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Cybersecurity Student Profile: Lt. Col. Rick Galeano

Rick Galeano
Rick Galeano

In honor of Cybersecurity Awareness Month, UA Little Rock is profiling student researchers who are studying the rapidly growing field of cybersecurity.

Lt. Col. Rick Galeano is pursuing a Ph.D. in Computer and Information Science at UA Little Rock. He is the deputy director of information warfare at Special Operations Command Africa for the U.S. Army and is currently assigned overseas.

As a research fellow with Dr. Nitin Agarwal’s Collaboratorium for Social Media and Online Behavioral Studies (COSMOS), he studies social and human factors of cybersecurity by researching the topic from a cyber warfare angle.

What kind of work do you do in your career with the U.S. Army?

All of us work in a complex environment. New technology and the rapid dissemination of information has allowed us to work in this ecosystem of the new digital information environment. I happen to be one of a select few information operations officers that have the opportunity to work at the tip of the spear in this career field for the U.S. Army. My job supports Commander decisions to integrate different IRCs (information-related capabilities) into the information environment.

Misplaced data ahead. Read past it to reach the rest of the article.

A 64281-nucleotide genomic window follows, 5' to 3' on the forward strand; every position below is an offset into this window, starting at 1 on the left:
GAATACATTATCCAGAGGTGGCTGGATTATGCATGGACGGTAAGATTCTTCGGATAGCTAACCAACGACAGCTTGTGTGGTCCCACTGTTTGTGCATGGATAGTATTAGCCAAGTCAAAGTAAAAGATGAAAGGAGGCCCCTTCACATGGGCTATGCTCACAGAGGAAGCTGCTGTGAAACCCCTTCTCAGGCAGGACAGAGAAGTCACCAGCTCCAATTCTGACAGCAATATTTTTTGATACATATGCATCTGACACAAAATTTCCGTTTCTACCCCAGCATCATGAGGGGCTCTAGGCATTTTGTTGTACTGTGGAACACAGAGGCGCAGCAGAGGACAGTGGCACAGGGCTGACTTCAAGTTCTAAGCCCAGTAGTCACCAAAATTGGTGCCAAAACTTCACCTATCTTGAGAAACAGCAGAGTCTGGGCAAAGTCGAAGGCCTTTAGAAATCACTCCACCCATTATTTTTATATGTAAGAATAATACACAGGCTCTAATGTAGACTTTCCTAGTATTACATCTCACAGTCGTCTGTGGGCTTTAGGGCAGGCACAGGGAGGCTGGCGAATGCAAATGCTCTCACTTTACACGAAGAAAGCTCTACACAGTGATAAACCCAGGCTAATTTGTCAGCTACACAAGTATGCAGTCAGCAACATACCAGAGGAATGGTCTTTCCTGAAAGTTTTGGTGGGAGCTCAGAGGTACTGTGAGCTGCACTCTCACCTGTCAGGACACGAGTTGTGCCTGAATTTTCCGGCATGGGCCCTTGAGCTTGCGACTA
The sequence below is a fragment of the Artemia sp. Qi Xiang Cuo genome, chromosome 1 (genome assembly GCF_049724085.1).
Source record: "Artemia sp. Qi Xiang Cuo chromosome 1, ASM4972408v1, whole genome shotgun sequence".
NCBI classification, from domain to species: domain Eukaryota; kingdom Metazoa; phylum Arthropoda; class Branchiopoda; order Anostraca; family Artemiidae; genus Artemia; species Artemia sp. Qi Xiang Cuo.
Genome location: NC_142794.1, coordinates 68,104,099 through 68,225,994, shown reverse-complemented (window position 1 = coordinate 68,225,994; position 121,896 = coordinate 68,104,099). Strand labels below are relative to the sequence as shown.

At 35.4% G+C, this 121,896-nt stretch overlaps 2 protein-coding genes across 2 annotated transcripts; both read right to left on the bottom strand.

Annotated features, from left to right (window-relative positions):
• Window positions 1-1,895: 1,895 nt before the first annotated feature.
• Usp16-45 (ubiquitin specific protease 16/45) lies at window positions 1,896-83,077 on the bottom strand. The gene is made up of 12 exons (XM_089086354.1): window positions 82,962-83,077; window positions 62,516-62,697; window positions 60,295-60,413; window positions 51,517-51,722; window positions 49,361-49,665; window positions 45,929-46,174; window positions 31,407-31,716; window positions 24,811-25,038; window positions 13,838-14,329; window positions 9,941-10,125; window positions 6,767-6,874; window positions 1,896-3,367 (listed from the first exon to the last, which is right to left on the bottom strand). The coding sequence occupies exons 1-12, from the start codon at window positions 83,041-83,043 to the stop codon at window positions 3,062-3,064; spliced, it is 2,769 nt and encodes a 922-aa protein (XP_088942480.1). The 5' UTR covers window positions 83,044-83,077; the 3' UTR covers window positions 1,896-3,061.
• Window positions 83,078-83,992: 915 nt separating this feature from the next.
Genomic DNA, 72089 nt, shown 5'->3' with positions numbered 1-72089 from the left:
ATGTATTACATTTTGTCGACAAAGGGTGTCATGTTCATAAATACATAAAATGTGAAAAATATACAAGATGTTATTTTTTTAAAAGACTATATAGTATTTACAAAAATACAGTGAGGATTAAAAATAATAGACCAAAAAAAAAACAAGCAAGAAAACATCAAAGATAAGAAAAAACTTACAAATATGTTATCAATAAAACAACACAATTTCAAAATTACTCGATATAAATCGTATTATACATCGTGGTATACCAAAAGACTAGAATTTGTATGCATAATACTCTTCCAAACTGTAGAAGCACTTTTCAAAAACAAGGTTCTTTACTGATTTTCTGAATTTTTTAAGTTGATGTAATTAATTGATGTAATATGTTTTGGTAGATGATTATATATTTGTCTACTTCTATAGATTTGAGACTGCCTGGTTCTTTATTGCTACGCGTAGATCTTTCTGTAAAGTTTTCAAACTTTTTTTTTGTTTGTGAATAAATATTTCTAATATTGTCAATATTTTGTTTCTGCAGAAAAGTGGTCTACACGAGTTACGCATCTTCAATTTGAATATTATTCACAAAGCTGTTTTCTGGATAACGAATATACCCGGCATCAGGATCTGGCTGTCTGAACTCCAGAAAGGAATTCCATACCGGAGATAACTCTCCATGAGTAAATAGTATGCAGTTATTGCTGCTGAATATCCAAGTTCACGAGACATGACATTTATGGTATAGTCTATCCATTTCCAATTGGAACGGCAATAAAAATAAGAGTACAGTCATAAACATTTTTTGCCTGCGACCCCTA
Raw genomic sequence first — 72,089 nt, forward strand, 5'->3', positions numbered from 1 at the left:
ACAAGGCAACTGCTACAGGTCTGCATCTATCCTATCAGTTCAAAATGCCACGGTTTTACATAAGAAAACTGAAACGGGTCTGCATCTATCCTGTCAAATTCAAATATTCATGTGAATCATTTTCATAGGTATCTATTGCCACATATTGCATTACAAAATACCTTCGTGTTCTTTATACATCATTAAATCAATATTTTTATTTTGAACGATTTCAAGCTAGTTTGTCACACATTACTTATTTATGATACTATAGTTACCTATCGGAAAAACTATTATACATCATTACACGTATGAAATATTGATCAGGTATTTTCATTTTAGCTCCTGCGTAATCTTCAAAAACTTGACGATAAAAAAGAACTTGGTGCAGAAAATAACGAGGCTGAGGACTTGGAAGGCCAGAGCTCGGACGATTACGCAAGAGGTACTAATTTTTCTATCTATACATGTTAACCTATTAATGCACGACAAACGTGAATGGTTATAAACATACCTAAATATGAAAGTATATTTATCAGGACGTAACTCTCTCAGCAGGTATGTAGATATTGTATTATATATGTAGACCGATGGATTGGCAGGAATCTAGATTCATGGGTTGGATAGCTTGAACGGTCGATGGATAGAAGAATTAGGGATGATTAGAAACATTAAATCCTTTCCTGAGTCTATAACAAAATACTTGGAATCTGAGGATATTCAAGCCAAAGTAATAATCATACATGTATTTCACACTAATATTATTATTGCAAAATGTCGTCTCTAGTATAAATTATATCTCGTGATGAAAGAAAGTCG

How did you join UA Little Rock as a doctoral student in the information science program?

In 2011, I was a student at Naval Postgraduate School pursuing a M.S. in Information Science. My interest was sparked in information science after taking several graduate courses in game theory, which eventually evolved into learning about social network analysis. This was a stepping stone to study how networks are formed and what propagates diffusion amongst actors in a network. Subsequently, after graduation, and a few publications later; an opportunity was presented which allowed me to apply and be accepted as a Ph.D. student in 2017 at UA Little Rock.

You have devoted countless hours in the lab identifying the tactics, techniques, and procedures that are often the result of hostile acts against users. Can you tell us more about the research you do at COSMOS?